Shaving even a minute off the time between the onset of a stroke and initial treatment may add to the amount of "healthy" days people have afterward, suggests a new study.
Researchers found that stroke patients gained about two days of healthy life for every minute spared between the onset of their stroke and when they first received treatment, on average.
"Every 15 minutes you wait, you lose a month of life," Dr. Atte Meretoja told Reuters Health.
Meretoja is the study's lead author from the Melbourne Brain Centre at the Royal Melbourne Hospital in Parkville, Australia.
The exact ratio of saved treatment time to healthy days varied by patient, he and his team found.
Although it's well known that early treatment for strokes is best, the new study helps highlight how significant even small delays can be, researchers said.
"We developed that measure so it's easy to remember and that the general public will understand it," Meretoja said.
He and his colleagues summarized their findings in the journal Stroke as, "Save a Minute, Save a Day."
There is currently only one treatment approved by U.S. regulators for ischemic strokes, which are caused by blockages in blood vessels going to the brain. Usually, the blockage is a result of clotted blood or fatty deposits known as plaque.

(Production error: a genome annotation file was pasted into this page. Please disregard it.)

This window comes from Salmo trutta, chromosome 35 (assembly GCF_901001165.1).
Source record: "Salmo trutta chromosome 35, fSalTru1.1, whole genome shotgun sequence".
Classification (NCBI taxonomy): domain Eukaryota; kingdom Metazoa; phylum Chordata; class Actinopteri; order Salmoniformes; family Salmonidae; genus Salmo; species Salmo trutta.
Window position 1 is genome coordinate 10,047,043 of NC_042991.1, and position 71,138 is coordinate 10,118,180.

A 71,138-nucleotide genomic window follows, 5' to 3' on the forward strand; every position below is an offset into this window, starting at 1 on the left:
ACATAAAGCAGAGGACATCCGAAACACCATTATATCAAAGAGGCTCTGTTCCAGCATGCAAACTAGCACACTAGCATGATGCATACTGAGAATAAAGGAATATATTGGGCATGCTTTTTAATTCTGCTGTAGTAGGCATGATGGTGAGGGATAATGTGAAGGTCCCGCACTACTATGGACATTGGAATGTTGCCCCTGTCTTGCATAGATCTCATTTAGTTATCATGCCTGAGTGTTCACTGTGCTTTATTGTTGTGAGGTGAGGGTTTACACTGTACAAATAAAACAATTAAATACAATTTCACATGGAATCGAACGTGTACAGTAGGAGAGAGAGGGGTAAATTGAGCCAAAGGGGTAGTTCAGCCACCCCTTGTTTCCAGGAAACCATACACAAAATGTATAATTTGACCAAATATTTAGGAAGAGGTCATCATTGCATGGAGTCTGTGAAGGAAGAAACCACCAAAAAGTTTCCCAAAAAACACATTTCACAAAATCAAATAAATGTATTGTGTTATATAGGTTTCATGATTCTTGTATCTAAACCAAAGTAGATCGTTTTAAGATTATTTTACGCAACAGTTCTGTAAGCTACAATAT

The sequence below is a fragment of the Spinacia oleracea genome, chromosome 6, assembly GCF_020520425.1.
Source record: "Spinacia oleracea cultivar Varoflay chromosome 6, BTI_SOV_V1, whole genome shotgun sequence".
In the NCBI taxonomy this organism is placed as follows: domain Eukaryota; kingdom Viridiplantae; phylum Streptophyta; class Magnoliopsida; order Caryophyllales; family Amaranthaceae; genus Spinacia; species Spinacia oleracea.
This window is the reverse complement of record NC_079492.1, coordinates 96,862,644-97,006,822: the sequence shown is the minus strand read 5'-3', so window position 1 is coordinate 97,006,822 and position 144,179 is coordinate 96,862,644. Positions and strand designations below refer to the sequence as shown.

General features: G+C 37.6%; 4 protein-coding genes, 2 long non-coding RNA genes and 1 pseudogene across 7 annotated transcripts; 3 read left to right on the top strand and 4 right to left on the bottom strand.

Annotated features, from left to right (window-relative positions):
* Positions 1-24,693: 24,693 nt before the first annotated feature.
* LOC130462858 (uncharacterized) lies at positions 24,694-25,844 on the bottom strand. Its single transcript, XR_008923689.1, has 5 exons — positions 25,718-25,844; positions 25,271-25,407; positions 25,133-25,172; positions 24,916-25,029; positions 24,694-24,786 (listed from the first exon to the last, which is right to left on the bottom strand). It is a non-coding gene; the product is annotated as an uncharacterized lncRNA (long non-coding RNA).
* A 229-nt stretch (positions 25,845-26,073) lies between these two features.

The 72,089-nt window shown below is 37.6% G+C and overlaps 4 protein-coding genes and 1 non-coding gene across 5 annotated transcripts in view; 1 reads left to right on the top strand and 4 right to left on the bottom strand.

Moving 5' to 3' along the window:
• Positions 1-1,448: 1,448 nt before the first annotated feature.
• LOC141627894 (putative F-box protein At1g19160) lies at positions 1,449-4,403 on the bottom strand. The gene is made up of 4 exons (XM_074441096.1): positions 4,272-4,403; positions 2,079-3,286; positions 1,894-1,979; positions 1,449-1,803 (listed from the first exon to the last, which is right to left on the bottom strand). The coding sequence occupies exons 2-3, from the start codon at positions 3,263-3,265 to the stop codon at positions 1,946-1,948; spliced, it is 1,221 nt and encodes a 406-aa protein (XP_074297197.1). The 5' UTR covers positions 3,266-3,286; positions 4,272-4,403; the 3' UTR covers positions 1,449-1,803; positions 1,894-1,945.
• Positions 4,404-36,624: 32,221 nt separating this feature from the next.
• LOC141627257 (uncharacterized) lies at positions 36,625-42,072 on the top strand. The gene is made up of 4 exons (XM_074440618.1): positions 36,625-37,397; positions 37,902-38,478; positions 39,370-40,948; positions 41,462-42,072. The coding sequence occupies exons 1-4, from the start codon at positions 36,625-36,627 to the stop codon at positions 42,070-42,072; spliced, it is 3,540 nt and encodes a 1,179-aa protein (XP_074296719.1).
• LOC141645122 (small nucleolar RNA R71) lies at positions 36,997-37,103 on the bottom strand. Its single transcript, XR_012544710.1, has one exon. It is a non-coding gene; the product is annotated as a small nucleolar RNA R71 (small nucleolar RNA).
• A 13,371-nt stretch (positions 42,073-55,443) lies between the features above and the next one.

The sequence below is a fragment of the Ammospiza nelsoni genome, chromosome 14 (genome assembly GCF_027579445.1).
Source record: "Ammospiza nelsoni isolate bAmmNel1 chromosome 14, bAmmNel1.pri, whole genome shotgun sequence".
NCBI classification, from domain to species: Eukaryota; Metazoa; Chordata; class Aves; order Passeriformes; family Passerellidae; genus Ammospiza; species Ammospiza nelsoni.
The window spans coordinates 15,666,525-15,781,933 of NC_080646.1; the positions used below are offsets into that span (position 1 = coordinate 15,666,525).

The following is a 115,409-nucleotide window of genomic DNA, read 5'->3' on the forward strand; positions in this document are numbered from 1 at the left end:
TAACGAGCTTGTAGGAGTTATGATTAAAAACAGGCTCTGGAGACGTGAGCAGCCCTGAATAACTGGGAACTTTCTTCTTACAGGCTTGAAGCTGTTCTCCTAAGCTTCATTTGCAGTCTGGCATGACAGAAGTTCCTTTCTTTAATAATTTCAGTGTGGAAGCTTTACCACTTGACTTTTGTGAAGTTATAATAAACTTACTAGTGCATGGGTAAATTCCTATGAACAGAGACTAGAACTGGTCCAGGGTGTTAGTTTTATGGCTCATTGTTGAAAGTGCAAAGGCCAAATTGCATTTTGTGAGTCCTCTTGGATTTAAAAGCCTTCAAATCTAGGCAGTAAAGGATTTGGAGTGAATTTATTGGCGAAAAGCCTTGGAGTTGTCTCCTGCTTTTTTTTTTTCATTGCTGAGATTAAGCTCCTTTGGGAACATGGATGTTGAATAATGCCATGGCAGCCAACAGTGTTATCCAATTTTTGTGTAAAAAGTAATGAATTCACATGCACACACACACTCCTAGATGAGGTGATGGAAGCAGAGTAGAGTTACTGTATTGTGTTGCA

Thrombolysis is the use of a drug known as tissue plasminogen activator, or tPA, to break up the blockage and allow blood to flow to the brain. Restoring blood flow prevents the death of brain cells and improves people's recovery.
The treatment is time sensitive, however. The 60 minutes from the onset of a stroke is often referred to as the "golden hour" for treatment, because people treated during that time have much better odds of completely recovering.
Approximately 800,000 people in the U.S. have strokes every year, according to the Centers for Disease Control and Prevention. About 87 percent of those are ischemic strokes.
For the new report, the researchers compiled data from two studies to find how time to treatment is related to how patients fare after a stroke.
The studies, from Finland and Australia, included 2,258 stroke patients.
On average, the researchers found that